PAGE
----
In Which I Decide to Focus Less on Things I Can’t Change . . .

control board. . . and more on things I can!

Almost exactly a year ago, on July 4, 2016, I started posting about the upcoming election on my personal Facebook page. I had never been particularly interested in politics before but had become greatly exercised about the possible outcome in November. My goal was to change a few minds or at least open them a crack. (I don’t post directly about politics on this page or on my author Facebook page.

It’s a little confusing sometimes for people, because my personal FB page doesn’t have anything about me on it at all except my political opinions, while my author FB page contains these posts in which I talk about myself, like, a lot.) I have spent countless hours over the past year reading, reading, reading, going from one website to another, listening to one podcast after another, and then posting the cream of the crop and writing some stuff of my own. Sometimes I’d tell myself, ‘You know what, Debi? None of this is making a whisker’s worth of difference in your life. It’s good to be a well-informed citizen and to make an attempt to correct the (ahem) misapprehensions of others, at least as you see it, but you need to limit the time you’re spending on this.’ And then I’d go right back to my rounds of reading and posting.

Yesterday I mentioned the Mr. Money Mustache blog post You Can’t Cure Obesity with Bigger Pants (didja read it yet?). While I was on his site I noticed another title, “How Big Is Your Circle of Concern?” I knew I had read the article, since back when I discovered his site I read just about every single one (with the exception of some long ones about DIY home-improvement projects). But it rang a bell somewhat, so I went back and re-read it, and doing so confirmed my thought, mentioned above, that perhaps I needed to do a bit of refocusing on how I spend my time and attention. I do indeed want and, I think, need to know what’s going on with the government of my country. We all need to be paying attention and staying informed. But there’s a limit to how much I can absorb or, more to the point, accomplish, with all this reading and posting. Most of the time I’m just preaching to the choir anyway, although I hope I’m somewhat encouraging to said choir.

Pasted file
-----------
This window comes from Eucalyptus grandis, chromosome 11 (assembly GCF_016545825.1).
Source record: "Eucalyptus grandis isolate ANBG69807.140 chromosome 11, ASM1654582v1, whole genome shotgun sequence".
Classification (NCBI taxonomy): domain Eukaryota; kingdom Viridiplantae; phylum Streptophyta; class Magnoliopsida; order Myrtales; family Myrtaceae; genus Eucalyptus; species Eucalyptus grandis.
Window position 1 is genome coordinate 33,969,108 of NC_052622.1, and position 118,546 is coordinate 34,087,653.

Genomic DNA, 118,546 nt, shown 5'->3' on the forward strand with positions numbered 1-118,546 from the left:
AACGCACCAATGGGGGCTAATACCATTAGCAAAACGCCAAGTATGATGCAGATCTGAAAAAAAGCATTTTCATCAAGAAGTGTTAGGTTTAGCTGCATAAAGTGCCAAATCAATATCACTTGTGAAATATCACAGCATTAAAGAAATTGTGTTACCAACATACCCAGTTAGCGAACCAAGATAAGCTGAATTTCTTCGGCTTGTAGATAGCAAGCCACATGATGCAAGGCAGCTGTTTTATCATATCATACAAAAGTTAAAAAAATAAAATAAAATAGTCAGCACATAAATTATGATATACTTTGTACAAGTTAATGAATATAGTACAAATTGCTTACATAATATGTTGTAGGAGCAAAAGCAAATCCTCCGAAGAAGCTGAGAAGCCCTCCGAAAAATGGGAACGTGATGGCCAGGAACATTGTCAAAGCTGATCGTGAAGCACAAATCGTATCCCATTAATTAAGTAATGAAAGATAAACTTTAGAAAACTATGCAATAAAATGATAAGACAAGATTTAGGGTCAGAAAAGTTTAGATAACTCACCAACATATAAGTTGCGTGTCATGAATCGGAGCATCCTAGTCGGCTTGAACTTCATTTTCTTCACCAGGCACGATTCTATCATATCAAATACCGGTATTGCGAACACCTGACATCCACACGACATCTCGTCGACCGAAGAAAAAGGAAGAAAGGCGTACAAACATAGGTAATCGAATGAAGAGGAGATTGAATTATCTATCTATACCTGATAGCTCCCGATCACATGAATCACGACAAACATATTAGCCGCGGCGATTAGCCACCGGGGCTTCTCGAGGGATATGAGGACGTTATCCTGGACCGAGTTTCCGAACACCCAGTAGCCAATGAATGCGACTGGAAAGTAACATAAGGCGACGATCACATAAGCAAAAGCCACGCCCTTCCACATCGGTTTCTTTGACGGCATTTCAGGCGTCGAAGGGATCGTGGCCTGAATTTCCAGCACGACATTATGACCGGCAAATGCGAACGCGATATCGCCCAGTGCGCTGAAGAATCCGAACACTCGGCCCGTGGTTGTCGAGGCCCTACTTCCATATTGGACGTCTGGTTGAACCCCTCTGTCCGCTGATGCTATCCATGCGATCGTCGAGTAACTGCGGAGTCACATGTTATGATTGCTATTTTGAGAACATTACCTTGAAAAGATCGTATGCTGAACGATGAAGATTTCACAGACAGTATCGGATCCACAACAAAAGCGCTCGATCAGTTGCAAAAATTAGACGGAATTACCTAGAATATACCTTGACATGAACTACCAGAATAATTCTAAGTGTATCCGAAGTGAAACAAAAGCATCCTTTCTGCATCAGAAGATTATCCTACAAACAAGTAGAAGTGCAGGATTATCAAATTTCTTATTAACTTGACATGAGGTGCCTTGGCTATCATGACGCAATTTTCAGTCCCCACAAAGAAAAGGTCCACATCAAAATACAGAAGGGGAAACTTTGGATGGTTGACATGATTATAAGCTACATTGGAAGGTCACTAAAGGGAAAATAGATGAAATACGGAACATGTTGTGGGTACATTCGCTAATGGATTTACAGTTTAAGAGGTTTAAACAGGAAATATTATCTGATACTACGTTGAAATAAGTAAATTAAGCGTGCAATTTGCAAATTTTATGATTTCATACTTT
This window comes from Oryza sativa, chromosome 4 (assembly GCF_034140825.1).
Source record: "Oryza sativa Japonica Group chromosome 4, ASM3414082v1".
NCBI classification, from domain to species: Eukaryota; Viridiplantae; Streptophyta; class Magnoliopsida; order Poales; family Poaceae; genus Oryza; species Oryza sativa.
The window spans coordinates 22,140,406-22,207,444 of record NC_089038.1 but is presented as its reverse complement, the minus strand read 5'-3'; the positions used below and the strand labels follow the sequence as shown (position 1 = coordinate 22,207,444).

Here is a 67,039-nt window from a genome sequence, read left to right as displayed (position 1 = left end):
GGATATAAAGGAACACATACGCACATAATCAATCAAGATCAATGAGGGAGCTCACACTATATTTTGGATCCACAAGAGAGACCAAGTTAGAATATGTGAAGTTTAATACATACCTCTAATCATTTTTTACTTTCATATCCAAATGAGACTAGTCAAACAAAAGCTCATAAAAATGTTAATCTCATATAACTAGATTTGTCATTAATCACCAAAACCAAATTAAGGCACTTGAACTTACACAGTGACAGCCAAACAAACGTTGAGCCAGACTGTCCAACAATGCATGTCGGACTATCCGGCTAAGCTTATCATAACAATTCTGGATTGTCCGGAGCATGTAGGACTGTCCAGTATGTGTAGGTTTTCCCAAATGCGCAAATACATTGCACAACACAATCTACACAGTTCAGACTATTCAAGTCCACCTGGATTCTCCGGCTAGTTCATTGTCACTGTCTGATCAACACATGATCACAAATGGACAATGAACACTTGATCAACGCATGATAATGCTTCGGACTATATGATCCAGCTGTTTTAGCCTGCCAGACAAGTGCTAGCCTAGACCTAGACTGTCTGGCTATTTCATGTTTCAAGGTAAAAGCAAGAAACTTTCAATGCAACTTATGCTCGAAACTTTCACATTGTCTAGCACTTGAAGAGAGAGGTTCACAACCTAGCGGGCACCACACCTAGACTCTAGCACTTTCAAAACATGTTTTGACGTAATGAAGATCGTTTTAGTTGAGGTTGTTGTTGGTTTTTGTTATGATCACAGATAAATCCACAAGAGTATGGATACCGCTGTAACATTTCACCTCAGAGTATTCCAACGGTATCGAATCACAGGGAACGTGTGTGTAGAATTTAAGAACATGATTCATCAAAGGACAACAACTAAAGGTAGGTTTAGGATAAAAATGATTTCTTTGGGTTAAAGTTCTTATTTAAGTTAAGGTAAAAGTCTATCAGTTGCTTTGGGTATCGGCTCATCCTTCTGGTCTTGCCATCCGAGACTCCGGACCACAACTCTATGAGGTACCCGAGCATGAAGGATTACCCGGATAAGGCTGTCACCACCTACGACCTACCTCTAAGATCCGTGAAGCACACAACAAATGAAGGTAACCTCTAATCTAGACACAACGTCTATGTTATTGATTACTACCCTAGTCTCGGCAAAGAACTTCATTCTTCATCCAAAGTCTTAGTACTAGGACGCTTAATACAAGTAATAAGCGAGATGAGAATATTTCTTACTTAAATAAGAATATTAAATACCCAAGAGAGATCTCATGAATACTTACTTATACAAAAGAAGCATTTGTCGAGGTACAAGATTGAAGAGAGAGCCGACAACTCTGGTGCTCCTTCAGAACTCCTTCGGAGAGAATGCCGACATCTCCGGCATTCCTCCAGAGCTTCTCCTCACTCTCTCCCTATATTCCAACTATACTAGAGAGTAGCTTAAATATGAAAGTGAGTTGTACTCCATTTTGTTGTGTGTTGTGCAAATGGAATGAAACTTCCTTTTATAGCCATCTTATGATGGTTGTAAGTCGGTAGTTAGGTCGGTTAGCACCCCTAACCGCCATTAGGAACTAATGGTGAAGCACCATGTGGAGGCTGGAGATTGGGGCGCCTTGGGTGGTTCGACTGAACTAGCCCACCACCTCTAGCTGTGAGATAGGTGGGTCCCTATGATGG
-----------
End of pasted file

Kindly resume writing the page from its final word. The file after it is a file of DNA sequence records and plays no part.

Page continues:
So I’m going to start limiting my intake so that every time I take a break from my own writing I don’t automatically go over to a news website for a fresh dose of outrage. The latest scandal will quickly fade, or it won’t—in which case I’ll hear about it soon enough. And even though it’s going to just about kill me, I’m going to stop the multiple posts per day on FB and just post one. So it had better be good!

And I need to think more about the things I can actually do that will make an impact on the people around me. As my wise pastor has said, “No one has ever changed his mind about an issue because of reading a Facebook post.” Sigh. Not even my posts? Guess not.

MMM is very much enamored with The Seven Habits of Highly Effective People by Steven Covey, and Heaven only knows that I’ve tried to get through that book before and probably mentioned in a previous post or two. It’s so preachy. I’m really surprised that MMM likes it, but he does, and it’s Covey who makes the distinction between your “circle of concern” (things you think about and worry about) and things you can actually control. Interestingly, and somewhat ironically, if you limit your focus mostly to what you can actually do something about your influence will grow, not diminish. So I’m very concerned about what’s going on in Washington DC, am I? Well, maybe I should figure out what I can do here, in Littleton, to get involved in government on some local level. Maybe I should work harder at trying to line up some speaking gigs in which I talk about, say, the fact that a belief in conspiracy theories is profoundly anti-Christian. (Did you know that? Well, book a talk with me and find out all about it.) I just returned an book that I didn’t like and have used my returned credit to get the Covey book—all 13+ hours of it. I guess that soon I’ll be so nauseatingly productive no one will be able to stand me! (Not much danger of that—the productivity, that is.)

So it’s all downloaded, and I need to go feed the cats, so I guess I’ll get started.

What’s in your circle of control that you’re neglecting?

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